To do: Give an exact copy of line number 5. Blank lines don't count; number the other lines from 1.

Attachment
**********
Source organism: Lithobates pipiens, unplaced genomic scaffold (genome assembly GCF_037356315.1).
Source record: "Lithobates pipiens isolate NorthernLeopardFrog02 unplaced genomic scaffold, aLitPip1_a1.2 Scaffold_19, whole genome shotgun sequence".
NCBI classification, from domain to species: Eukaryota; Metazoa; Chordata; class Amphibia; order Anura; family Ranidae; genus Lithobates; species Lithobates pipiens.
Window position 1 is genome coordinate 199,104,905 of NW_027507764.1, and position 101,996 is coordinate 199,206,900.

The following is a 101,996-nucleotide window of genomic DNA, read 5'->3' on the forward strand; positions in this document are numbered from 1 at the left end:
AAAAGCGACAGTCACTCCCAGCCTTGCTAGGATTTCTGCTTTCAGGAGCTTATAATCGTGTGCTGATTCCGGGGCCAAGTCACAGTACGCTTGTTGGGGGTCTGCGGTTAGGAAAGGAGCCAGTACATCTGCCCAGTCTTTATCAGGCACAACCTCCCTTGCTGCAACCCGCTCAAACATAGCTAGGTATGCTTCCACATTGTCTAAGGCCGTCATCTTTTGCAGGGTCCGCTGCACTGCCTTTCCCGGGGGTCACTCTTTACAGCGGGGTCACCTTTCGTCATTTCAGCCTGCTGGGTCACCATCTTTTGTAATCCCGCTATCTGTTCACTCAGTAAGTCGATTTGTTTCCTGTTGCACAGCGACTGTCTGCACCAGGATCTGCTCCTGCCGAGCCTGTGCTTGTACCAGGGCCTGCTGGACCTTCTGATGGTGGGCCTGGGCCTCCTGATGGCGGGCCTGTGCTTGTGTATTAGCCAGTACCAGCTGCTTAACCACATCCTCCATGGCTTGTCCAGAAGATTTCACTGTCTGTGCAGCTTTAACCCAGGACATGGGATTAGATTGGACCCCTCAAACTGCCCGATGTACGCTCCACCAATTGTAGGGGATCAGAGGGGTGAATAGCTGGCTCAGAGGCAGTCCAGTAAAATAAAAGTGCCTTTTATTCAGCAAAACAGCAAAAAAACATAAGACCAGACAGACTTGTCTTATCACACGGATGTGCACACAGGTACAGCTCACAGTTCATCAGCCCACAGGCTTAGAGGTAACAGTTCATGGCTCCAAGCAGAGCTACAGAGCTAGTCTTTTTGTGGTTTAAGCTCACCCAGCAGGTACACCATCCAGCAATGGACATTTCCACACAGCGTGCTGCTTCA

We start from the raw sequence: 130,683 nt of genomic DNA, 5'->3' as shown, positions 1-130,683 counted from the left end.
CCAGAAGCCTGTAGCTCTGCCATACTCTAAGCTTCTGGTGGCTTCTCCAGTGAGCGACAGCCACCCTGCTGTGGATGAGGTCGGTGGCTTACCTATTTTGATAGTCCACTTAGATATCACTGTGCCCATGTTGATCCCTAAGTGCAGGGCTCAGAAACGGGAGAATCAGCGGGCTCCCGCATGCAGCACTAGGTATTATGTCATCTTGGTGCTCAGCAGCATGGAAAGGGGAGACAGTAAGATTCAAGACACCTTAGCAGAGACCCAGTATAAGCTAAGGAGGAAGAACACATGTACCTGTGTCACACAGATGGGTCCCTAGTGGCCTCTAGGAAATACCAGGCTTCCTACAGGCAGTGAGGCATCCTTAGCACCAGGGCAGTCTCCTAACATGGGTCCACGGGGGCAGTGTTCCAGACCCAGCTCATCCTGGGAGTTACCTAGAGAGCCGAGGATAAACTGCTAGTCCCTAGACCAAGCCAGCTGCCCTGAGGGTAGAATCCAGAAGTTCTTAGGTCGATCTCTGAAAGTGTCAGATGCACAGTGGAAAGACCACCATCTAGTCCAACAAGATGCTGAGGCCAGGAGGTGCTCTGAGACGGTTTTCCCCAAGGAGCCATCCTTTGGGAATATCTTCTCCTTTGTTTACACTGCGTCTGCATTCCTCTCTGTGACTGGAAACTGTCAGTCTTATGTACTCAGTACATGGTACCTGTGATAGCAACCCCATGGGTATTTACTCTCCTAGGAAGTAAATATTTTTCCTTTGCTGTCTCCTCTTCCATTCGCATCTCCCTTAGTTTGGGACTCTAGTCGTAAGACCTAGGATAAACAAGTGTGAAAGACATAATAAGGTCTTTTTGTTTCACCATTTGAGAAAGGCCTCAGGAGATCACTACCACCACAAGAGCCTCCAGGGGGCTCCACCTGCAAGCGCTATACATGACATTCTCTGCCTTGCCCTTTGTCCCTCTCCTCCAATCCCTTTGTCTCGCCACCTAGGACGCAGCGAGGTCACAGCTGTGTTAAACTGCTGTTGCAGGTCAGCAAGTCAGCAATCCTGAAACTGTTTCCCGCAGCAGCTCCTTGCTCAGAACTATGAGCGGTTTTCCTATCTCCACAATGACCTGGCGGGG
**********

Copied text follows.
The following is a 101,996-nucleotide window of genomic DNA, read 5'->3' on the forward strand; positions in this document are numbered from 1 at the left end: